So when we had teams saying like, oh, I've worked on projects where I've been forced to stay 'til 11:00. We're a small enough office that everybody can work out quite quickly which those projects were, and who those Project Managers are. And then it's really horrible for them to have to deal with it, when nobody's been talking about it openly before. It just so happened that we were... I was the first person to say, let's talk about it. [8568]
So there was definitely that. So, that was probably the biggest hurdle is making sure that people put aside their personal sort of hurt, or embarrassment, or discomfort and actually just [inaudible 00:19:02]. No blame, no sort of saying 'X' makes me stay until 11:00, whereas 'Y' is really good at everyone getting home at 6:00. Just forget about it and look at how everyone on the team can support each other. So that was the approach that we had to take. I think it required a bit of a shift in the respect. [8579],[8581]
And then the other hurdle was, I think, as with any initiative and any organization, was time and resources. So it required a huge amount of my time. Absolutely enormous. And it became... it sort of felt really ironic at times that I was working late and tiring myself out on the Work-Life Balance Initiative. But it did, I mean it was so time-consuming. Because everyone... if you expect a culture to change, you have to sort of push, push, push, push, push at it the whole time until it does and then it can be self-sustaining. [8577],[8587]
it sort of felt really ironic at times that I was working late and tiring myself out on the Work-Life Balance Initiative. But it did, I mean it was so time-consuming. [8608]
But there was a lot of the pushing work that took a lot of energy. And I had moments where I was like, forget it, I can't do it anymore. I'm not going to be the person who is pushing water up a hill. [8610],[8611],[8609]
But there was a lot of the pushing work that took a lot of energy. And I had moments where I was like, forget it, I can't do it anymore. I'm not going to be the person who is pushing water up a hill. And then, just as I got to that point, I could make a little breakthrough and that would be what I needed to keep going, and keep going. And each extra person that bought into it and helped out, it got easier, and easier. [8582]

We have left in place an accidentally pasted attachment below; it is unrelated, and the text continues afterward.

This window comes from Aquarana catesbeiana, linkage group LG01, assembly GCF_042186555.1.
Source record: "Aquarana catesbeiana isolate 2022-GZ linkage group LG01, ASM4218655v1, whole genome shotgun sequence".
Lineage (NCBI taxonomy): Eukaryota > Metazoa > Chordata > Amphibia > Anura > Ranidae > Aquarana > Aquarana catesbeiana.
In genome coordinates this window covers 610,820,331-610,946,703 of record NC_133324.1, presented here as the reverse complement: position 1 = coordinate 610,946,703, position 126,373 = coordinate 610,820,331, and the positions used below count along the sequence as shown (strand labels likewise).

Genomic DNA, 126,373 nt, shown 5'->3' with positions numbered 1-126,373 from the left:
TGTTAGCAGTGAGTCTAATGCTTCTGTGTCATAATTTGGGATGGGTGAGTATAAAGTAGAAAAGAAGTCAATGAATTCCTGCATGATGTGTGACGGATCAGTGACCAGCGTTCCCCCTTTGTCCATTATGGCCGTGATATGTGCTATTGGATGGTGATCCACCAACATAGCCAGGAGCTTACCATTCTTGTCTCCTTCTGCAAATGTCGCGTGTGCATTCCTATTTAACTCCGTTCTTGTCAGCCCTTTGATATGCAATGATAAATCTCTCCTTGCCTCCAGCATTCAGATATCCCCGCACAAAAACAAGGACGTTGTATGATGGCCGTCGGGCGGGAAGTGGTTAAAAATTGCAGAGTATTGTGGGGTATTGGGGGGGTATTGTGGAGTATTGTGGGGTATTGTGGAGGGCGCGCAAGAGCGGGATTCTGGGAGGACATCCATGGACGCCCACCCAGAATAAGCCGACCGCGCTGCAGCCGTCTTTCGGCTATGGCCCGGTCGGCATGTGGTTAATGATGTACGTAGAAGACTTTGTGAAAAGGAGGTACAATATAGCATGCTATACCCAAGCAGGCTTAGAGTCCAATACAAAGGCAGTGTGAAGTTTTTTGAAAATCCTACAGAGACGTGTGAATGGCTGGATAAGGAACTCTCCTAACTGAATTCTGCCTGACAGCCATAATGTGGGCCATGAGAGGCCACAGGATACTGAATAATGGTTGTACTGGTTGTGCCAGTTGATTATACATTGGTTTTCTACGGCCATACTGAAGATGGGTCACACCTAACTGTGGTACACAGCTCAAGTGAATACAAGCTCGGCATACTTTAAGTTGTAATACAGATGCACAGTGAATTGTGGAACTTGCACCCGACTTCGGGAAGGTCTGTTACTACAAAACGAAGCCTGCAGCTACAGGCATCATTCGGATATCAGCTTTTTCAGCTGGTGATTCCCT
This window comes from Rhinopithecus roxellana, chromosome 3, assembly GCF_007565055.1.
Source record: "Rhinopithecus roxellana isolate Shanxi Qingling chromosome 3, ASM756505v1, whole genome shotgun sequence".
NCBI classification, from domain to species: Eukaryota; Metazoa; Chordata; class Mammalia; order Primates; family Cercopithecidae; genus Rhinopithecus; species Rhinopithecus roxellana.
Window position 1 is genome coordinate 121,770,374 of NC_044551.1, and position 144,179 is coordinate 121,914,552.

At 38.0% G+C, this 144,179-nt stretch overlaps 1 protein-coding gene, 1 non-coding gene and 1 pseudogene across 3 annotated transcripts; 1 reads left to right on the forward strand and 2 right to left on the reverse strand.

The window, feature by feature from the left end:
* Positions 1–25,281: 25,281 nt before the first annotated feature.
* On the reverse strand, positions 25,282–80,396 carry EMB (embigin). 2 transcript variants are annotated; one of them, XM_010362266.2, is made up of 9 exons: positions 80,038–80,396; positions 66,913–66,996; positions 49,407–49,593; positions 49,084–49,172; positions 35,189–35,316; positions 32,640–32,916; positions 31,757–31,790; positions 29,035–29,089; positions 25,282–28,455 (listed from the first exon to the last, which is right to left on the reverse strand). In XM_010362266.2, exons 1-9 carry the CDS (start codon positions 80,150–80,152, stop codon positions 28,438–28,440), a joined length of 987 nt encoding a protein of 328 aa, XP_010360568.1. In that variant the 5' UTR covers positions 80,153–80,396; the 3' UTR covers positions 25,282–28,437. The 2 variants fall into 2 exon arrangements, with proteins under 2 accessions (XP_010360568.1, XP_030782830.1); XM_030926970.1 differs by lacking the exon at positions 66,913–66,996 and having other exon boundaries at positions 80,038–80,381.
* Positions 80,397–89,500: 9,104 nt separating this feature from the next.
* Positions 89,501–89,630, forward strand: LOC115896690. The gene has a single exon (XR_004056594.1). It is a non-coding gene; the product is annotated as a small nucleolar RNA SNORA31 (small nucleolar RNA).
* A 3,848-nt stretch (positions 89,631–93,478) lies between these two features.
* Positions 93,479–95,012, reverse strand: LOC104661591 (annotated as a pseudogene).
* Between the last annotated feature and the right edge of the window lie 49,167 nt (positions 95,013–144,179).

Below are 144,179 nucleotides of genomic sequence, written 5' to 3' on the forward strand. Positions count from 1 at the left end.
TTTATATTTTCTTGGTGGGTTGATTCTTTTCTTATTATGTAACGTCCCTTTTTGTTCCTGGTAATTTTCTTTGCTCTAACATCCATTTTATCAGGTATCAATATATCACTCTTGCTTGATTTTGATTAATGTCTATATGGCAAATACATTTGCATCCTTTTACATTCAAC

I was the only full-time team member. After some... one of my mini kind of, 'I'm packing it in' breakdowns, there was a Service... their Service Practice Lead, Fran, was kind of just stuck her hand up and said that she would be high-level support. So I knew I could go to her at anytime and say, look, Fran, nobody's listening, nobody's doing this, we need to do this. And she would be the kind of, the heavy. Say, you gotta do this. And then, that was it. [8556],[8576]
Although, as I say, as it went along we did... we made it as open an inclusive as possible so that people could kind of express their input. That's just important. [8555],[8569]
we made it as open an inclusive as possible so that people could kind of express their input. [8612]
Reference Tags
[8588] Unbalanced workload pressure,[8583] Unbalanced workload pressure,[8584] Unbalanced workload pressure,[8551] Communicating ideas across domains,[8559] Win-win conflict about ideas,[8552] Communicating ideas across domains,[8565] Listening disposition,[8585] Unbalanced workload pressure,[8553] Communicating ideas across domains,[8570] Organizational encouragement,[8589] Collaborative-Creative Disposition,[8592] Communicating ideas across domains,[8590] Win-win conflict about ideas,[8591] Win-win conflict about relationships,[8554] Communicating ideas across domains,[8571] Organizational encouragement,[8560] Win-win conflict about ideas,[8594] Empathetic disposition,[8593] Listening disposition,[8595] Methodologically creative,[8547] Great example - Individual & Team outcomes for future efforts,[8557] Ikea effect,[8561] Win-win conflict about ideas,[8548] Great example - Individual & Team outcomes for future efforts,[8572] Organizational encouragement,[8573] Organizational encouragement,[8578] Promote autonomy & sense of ownership,[8596] Organizational encouragement,[8597] Unbalanced workload pressure,[8586] Unbalanced workload pressure,[8598] Appropriate resources,[8600] Balance of challenging work,[8599] Balanced workload pressure,[8601] Organizational encouragement,[8602] Organizing effectively,[8550] Balanced workload pressure,[8562] Empathetic disposition,[8558] Ikea effect,[8563] Empathetic disposition,[8574] Organizational encouragement,[8549] Authority bias,[8575] Organizational encouragement,[8603] Organizational encouragement,[8604] Status quo bias,[8566] Listening disposition,[8564] Empathetic disposition,[8567] Listening disposition,[8580] Win-win conflict about relationships,[8605] Effort justification,[8606] Perfectionism,[8607] Unbalanced workload pressure,[8568] Listening disposition,[8579] Quick resolution of relationship conflict,[8581] Win-win conflict about relationships,[8577] Planning fallacy,[8587] Unbalanced workload pressure,[8608] Unbalanced workload pressure,[8610] Lack of resources,[8611] Reactance,[8609] Unbalanced workload pressure,[8582] Believes one has a hopeful path,[8556] Decisive leadership,[8576] Organizational encouragement,[8555] Communicating ideas across domains,[8569] Listening disposition,[8612] Listening disposition

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MADISON BARNETT
I get my inspiration from the fictional world. I’m a social geek. Completely exploit 24/365 catalysts for change whereas high standards in action items. Conveniently whiteboard multifunctional benefits without enabled leadership.